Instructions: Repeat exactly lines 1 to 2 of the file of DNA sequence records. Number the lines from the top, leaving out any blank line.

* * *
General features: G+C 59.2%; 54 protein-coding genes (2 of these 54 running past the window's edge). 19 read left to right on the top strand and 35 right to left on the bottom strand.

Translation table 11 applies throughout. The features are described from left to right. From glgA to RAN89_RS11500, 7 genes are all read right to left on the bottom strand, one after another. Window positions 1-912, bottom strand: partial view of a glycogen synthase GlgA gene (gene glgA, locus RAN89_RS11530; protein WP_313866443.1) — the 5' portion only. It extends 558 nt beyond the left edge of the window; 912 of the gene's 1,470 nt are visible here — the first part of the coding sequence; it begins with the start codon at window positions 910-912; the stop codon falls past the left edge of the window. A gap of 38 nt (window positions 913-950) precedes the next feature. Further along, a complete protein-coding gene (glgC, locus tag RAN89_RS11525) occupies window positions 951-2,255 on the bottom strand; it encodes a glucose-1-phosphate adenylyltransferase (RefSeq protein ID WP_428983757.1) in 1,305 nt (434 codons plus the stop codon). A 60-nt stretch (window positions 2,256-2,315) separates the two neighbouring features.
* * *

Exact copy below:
General features: G+C 59.2%; 54 protein-coding genes (2 of these 54 running past the window's edge). 19 read left to right on the top strand and 35 right to left on the bottom strand.

Translation table 11 applies throughout. The features are described from left to right. From glgA to RAN89_RS11500, 7 genes are all read right to left on the bottom strand, one after another. Window positions 1-912, bottom strand: partial view of a glycogen synthase GlgA gene (gene glgA, locus RAN89_RS11530; protein WP_313866443.1) — the 5' portion only. It extends 558 nt beyond the left edge of the window; 912 of the gene's 1,470 nt are visible here — the first part of the coding sequence; it begins with the start codon at window positions 910-912; the stop codon falls past the left edge of the window. A gap of 38 nt (window positions 913-950) precedes the next feature. Further along, a complete protein-coding gene (glgC, locus tag RAN89_RS11525) occupies window positions 951-2,255 on the bottom strand; it encodes a glucose-1-phosphate adenylyltransferase (RefSeq protein ID WP_428983757.1) in 1,305 nt (434 codons plus the stop codon). A 60-nt stretch (window positions 2,256-2,315) separates the two neighbouring features.